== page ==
TITLE is the 81,000-word memoir of Barbara Johnson, who metamorphosed from a seeker of love whose groin ruled her for the first 48 years of her life to a lawyer advocating for the need for court reform and the abolition of judicial immunity, resulting in her running for governor of Massachusetts in 2002, being disbarred for criticizing the judiciary, writing a whistleblower book, and fleeing for refuge to Costa Rica, where, at 76, she continues advocating for justice while her groin still pulsates seeking love.
Since titles are not copyrightable, I fear letting folks know the title ahead of time.
What do you think?
I'm confused, I.J. My original question is on display: "Who is up to reviewing and criticizing a memoir?" What about it? Two of the critiques of my 1996 book did NOT start about with any agreement to exchange anything. The exchanges just happened without any plan or anticipated exchange.
Glad it worked for you before. It may also work here, but the writers on this site tend to be extremely busy with their own books. Still, there have been some who were looking for a critique partner.
Most are writing mysteries, i.e. fiction, though.
Anyway, good luck!
I am always reading something, even while i am writing -- whether a brief, an article, or some work -- so I assumed that other folks might also relax by reading someone else's work. I've had one friend read it, and I've gotten the idea that it was a fast, interesting read.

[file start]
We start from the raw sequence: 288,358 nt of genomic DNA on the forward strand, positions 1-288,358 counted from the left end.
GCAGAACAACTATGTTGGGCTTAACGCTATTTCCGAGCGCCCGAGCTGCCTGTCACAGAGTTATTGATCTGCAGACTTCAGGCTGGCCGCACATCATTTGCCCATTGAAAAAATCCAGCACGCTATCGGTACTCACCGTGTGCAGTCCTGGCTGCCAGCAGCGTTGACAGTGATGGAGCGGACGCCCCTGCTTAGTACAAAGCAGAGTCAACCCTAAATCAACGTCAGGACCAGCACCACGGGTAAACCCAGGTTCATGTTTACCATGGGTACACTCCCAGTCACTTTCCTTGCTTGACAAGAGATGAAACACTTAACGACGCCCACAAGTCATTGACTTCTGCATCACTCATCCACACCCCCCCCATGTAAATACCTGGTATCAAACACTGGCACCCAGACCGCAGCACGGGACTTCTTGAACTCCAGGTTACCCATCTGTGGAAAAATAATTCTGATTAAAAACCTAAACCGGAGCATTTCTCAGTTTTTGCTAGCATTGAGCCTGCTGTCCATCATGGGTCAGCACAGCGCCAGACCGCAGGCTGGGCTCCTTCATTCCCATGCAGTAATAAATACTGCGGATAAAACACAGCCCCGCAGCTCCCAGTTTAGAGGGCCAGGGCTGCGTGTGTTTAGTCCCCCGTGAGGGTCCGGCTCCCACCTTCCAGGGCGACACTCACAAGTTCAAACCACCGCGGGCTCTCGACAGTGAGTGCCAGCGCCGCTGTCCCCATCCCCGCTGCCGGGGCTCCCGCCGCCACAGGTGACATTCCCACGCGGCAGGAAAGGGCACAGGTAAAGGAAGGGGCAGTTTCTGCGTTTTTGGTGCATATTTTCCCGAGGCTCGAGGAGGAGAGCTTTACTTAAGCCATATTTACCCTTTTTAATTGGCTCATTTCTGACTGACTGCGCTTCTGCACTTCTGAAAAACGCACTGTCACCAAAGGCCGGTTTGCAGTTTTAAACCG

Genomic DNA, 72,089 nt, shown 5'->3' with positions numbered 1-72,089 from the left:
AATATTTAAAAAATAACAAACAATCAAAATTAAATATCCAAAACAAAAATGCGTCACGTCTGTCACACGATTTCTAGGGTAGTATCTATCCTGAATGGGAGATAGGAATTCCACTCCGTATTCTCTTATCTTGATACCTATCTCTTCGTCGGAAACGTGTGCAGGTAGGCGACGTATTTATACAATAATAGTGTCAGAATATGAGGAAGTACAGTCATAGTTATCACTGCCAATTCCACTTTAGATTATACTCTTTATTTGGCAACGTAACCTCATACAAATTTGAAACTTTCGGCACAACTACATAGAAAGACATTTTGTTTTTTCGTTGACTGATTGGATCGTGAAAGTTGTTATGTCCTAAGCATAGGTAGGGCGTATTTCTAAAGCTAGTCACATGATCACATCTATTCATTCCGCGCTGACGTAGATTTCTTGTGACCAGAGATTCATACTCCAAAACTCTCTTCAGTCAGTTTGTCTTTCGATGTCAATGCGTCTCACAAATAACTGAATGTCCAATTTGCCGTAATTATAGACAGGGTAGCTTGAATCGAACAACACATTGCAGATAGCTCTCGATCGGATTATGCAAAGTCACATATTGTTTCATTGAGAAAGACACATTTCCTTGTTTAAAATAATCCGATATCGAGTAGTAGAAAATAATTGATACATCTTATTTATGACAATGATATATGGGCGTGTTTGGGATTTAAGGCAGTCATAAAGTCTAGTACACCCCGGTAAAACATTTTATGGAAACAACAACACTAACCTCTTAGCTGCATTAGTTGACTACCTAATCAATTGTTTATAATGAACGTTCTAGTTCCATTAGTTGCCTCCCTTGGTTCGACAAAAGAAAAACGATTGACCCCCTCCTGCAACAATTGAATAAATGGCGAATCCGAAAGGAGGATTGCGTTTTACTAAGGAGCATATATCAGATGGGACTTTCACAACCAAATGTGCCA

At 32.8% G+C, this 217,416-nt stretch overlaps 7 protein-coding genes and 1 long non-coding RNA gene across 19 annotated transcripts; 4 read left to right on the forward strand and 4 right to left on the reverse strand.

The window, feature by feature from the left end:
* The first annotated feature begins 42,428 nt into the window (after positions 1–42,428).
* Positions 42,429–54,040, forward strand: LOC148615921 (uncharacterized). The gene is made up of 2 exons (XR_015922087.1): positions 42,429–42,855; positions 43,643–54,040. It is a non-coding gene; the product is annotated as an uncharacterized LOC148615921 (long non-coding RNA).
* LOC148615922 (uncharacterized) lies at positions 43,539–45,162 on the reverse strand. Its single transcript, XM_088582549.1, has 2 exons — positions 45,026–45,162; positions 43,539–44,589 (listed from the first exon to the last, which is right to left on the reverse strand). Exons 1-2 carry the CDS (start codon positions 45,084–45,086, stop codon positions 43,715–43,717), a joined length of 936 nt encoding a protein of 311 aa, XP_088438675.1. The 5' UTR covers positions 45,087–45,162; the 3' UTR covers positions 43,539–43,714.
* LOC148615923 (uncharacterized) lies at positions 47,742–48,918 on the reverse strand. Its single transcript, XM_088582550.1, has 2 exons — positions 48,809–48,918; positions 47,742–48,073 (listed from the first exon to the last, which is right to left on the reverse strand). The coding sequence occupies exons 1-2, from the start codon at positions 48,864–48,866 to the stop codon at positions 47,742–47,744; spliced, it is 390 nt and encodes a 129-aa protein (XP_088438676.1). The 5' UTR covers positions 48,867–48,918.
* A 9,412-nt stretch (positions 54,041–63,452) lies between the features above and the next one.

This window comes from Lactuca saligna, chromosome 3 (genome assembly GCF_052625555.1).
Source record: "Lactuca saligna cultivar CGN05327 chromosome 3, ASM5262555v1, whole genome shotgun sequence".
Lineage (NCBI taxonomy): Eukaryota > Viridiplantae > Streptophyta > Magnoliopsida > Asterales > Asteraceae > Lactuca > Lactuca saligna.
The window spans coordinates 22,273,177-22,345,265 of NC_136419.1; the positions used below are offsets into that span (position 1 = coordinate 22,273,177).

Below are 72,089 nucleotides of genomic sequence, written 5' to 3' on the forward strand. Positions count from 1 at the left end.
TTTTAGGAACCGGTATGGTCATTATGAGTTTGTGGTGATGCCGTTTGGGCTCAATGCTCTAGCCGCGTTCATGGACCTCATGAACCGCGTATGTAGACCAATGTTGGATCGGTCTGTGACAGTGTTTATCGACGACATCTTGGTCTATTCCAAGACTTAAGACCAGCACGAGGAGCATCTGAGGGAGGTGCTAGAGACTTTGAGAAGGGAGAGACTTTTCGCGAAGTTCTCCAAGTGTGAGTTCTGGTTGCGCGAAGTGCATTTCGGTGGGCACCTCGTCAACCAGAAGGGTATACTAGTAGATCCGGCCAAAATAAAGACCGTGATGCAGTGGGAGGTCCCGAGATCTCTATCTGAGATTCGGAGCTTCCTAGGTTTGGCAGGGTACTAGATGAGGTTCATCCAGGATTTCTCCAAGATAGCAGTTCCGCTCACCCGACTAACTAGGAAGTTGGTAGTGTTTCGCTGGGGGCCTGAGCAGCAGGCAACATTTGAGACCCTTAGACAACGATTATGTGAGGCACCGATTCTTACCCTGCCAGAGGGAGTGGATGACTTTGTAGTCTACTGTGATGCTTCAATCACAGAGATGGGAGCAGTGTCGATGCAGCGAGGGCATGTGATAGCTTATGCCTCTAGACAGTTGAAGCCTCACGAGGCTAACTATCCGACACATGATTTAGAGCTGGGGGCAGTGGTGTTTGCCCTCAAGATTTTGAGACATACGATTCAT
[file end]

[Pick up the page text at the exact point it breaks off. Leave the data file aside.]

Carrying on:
Curious! Do all members of CrimeSpace see this discussion? If so, I hope that at least one of them enjoys occasionally to read memoirs.
Thanks I.J., for your input.
You're welcome. Things are a bit slow here at the moment. We have members who are just readers of mysteries also.
You say you've had a number of critiques already. I can work with a relatively small number, have worked with just one, but am hoping to get back to two.
Keep in mind that you may well also get input from an agent and from your editor.
Too many opinions could just be confusing.
I've had one friend read it. He proofread it. He didn't actually offer criticism, just guidance here and there. Very tactful.
Yesterday I sent it out to two friends, one male and one female, who expressed their willingness.
I have neither an agent nor an editor yet. I wrote a draft of a one-page cover letter, also yesterday. I'll likely think about the "mini-synopsis" a bit more and do some serious polishing.
Ah. Query letters. Make it short. It's a cover letter for the synopsis. The synopsis is one page. They don't like to read long queries.
3 short paragraphs should do it: a) title, genre, length and general subject.
b)Then your qualifications.
c) Then your experience and/or intended audience.
Proofread everything carefully.